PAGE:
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20130201
20130228
Search Results 0 to 10 of about 11 (some duplicates have been removed)
a taliban terrorist in california, pay raise. no, freeze for three years. over the last five years one i.c.e. agent killed, one secret service agent killed, three a.t.f. agents killed, one d.e.a. agent killed, two u.s. marshals killed, air traffic controller to put the safety for my family and your family and our constituents as they fly through the sky, the n.i.h. my family has been devastated my cancer. my father died at cancer. my mother died of cancer and it's impacted on my family. dr. collins, who mapped the human genome system that will save many of you and your lives and your sons and daughters because of basically following that system, working on liver cancer, prostate cancer, breast cancer, ovarian cancer, which my mom died off. dr. collins and his team will have been frozen for three years. nasa, we just went through the 10th anniversary of the challenger explosion. those astronauts that sit on that rocket, those and now in the future, if you have a nasa facility in your district and they sit on that rocket to go up, they froze for three years. firefighters out in the west wh
are more and more effective in powering afghan communities to defend against taliban intimidation and violence. plans are being developed to increase the authorized size of the alp program from 30,000 to 45,000. the next centcom cmander will also play an important role in shaping our enduring partnership with afghanistan after 2014. the partnership that i fully support. ike m. concerned however by the plants to reduce the afghan national security forces by a third starting in 2015. 352,000 to 230,000 by 2017. i believe that any future reductions in the size of the afghan forces should be based on security conditions in afghanistan at that time and this afghan security forces make and providing for their country security, we should reassure them that we will continue to support these efforts by deciding that as we withdraw our forces that the won't get drawdo and afghan forces. progress in afghanistan remains fragile and significant challenges to afghanistan's long-term stability remain. among the greatest threat to its stability are the safe havens for afghan insurgents across the
afghan force would help to hedge against any future taliban mischief. you can reasonably expect that an enemy that has been that determined, that agile, will very soon try to test the afghan security forces. that size of a force provides additional capability to allow the political process is too mature a bit. because of that, it seems a larger force would be a benefit. >> thank you. just one question for you, general rodriguez. this has to do with an extremist force that is desirable and other contingency-response forces that would be useful to put the africomm commander in a position to respond to benghazi. if you have not been asked that question, can you tell us whether you would look for ways to find the greater capability to provide contingency response forces beyond what they currently are and were in the case of the benghazi matter? >> yes, sir, i would. i will report back to the committee on that. they have made significant improvements and we have to continue to do that. >> thank you both. we look forward to your confirmation. i want to thank the senator for taking ove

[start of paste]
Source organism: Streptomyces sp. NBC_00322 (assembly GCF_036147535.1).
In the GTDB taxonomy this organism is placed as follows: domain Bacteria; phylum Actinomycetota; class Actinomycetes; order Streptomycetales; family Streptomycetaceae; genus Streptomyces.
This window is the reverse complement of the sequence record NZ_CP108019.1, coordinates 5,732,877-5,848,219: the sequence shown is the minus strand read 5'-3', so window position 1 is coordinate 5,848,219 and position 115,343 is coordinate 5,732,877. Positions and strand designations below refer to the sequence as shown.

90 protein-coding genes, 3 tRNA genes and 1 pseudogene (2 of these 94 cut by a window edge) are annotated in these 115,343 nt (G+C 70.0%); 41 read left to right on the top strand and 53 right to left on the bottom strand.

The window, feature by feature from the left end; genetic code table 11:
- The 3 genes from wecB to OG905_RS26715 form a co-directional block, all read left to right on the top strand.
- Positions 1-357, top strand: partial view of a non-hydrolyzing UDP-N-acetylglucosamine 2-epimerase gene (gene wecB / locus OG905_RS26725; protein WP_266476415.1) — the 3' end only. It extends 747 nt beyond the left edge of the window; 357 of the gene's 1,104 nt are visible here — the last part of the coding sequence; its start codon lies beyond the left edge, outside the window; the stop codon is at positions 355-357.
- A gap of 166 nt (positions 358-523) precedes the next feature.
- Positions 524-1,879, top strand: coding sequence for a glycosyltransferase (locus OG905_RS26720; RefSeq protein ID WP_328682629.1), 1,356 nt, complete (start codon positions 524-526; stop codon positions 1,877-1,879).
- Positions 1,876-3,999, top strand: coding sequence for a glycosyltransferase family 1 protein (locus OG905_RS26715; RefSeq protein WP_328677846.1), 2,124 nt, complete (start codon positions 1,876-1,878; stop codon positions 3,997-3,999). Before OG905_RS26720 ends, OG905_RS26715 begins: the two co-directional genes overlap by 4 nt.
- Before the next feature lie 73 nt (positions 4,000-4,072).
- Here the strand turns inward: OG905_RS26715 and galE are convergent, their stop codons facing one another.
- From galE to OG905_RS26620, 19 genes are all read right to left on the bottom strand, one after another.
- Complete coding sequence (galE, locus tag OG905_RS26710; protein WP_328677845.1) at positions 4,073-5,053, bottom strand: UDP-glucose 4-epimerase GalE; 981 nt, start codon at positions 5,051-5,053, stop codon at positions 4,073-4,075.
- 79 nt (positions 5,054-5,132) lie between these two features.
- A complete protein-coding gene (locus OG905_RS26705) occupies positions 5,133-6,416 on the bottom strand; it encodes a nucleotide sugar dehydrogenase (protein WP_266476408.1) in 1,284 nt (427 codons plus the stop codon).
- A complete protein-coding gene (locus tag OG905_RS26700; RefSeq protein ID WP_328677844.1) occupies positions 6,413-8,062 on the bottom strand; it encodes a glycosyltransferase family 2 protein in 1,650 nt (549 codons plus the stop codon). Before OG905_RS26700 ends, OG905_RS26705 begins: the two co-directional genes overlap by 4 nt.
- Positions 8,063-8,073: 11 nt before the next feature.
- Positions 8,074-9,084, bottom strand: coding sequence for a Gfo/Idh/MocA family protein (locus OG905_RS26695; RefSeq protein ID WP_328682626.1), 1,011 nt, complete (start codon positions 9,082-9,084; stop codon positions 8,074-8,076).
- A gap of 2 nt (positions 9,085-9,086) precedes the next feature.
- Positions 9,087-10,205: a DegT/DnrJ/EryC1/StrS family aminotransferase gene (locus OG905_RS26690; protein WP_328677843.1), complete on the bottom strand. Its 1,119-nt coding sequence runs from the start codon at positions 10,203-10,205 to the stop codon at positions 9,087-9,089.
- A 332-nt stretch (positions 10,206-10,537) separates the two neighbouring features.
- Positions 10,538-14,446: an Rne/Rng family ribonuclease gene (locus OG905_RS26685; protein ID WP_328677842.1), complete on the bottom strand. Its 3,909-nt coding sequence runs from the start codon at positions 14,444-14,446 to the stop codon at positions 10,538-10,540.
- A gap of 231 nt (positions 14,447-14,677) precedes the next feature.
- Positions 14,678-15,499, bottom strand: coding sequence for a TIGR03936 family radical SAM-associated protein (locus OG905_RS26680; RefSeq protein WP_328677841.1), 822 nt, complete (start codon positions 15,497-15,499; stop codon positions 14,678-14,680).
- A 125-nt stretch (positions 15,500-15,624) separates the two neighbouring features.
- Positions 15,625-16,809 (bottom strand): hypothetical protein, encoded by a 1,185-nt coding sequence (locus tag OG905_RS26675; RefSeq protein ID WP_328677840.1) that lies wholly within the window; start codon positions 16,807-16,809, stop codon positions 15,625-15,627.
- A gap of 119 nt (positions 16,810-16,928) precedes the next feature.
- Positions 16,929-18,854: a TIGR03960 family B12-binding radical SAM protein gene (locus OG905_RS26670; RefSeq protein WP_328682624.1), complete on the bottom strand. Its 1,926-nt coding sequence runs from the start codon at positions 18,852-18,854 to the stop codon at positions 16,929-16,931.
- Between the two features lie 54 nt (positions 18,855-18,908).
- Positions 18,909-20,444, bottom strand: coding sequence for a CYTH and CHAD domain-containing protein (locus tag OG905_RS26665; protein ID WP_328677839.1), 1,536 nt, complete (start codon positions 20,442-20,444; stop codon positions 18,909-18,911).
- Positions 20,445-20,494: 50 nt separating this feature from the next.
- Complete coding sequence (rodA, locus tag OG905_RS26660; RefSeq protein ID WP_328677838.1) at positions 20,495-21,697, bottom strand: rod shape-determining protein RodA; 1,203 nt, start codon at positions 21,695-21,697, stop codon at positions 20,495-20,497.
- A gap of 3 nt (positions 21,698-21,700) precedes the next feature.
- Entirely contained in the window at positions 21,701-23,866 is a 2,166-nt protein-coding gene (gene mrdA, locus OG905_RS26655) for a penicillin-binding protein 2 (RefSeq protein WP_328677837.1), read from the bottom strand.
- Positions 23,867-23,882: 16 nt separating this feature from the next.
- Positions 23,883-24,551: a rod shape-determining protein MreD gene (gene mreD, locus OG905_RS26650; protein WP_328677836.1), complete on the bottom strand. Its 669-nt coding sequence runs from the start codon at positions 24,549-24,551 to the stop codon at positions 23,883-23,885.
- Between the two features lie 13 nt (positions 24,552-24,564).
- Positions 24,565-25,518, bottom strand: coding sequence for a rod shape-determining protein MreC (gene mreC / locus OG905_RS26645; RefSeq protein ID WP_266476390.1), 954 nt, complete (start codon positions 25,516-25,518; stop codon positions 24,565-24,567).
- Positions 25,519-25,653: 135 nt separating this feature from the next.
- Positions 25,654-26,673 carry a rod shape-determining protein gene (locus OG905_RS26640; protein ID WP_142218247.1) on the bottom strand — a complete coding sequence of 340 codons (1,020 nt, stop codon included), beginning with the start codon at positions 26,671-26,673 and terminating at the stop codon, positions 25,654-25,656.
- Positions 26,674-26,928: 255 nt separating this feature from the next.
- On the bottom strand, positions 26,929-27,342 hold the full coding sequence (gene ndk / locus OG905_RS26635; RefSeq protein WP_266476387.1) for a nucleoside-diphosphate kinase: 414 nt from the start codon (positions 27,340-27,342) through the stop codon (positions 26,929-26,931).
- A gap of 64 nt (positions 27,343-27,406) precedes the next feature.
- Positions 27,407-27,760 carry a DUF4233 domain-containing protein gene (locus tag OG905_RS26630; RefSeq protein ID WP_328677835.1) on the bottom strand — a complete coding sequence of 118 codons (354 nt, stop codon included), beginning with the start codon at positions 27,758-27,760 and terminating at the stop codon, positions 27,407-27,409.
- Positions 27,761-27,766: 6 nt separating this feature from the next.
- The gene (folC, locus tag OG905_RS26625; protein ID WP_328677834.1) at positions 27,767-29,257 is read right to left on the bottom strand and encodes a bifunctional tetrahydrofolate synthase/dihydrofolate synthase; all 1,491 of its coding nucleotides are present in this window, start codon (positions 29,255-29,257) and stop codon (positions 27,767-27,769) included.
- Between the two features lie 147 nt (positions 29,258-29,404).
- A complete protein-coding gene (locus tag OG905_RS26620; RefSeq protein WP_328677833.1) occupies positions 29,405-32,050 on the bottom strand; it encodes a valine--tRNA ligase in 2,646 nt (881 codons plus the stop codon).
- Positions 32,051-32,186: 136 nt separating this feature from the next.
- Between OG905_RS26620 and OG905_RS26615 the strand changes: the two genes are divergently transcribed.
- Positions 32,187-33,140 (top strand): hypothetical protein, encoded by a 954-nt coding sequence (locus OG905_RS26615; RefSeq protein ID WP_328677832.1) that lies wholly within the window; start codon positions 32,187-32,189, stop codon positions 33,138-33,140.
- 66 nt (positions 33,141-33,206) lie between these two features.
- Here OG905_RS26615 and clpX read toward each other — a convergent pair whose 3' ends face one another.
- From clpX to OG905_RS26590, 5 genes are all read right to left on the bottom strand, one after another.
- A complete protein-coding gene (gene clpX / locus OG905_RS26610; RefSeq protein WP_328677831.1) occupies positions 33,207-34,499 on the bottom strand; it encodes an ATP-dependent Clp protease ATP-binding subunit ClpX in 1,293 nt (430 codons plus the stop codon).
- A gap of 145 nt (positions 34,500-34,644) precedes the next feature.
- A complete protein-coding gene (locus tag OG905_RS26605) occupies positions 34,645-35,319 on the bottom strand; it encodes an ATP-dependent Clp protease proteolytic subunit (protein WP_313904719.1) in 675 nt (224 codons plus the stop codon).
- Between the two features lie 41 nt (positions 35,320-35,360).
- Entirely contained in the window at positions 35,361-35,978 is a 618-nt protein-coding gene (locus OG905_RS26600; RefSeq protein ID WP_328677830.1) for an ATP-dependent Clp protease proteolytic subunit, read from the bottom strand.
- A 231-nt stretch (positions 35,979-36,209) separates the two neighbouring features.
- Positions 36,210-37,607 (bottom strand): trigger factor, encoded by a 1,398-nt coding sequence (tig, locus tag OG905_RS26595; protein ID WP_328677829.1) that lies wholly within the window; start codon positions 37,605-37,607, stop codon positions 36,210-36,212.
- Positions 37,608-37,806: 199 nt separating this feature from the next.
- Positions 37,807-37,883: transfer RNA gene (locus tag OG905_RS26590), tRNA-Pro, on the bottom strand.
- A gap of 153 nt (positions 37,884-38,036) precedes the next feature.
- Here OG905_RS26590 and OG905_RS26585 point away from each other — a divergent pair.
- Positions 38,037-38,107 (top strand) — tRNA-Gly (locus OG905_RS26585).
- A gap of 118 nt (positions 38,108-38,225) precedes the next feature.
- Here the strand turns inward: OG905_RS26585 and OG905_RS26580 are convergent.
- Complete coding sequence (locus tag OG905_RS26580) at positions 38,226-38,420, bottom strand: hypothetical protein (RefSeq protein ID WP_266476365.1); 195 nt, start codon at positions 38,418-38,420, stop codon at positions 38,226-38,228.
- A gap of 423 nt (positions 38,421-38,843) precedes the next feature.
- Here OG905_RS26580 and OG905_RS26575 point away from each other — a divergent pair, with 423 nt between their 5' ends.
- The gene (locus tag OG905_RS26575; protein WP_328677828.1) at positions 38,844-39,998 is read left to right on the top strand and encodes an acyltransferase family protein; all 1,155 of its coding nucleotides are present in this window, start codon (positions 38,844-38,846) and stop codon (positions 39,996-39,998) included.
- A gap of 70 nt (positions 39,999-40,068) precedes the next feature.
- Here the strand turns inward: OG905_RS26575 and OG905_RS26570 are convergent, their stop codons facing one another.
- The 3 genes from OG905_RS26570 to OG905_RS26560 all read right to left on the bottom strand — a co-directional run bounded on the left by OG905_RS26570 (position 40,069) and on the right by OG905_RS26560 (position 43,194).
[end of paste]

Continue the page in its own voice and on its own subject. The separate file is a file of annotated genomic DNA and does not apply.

, the taliban and associated forces in response to the 9/11 attacks and we may also use force consistent with our inherent right of national self-defense. there is nothing in international law that bans the use of remotely pilotted aircraft for this purpose or that prohibits us from using lethal force against our enemies outside of an active battlefield at least when the country involved con cents or is unwilling to take action against a threat. second, targeted strikes are ethical. without question, the ability to target a specific individual from hundreds or thousands of miles away raises profound questions. here, i think it is useful to consider such strikes against the basic principle of the law of war that govern the use of force. targeted strikes conform to the principle of necessity. requirement that the target has definite military value. in this armed conflict, individuals who are part of al qaeda or its associated forces are legitimate military targets. we have the authority to target them with lethal force, just as we target enemy leaders in past conflicts such as them and the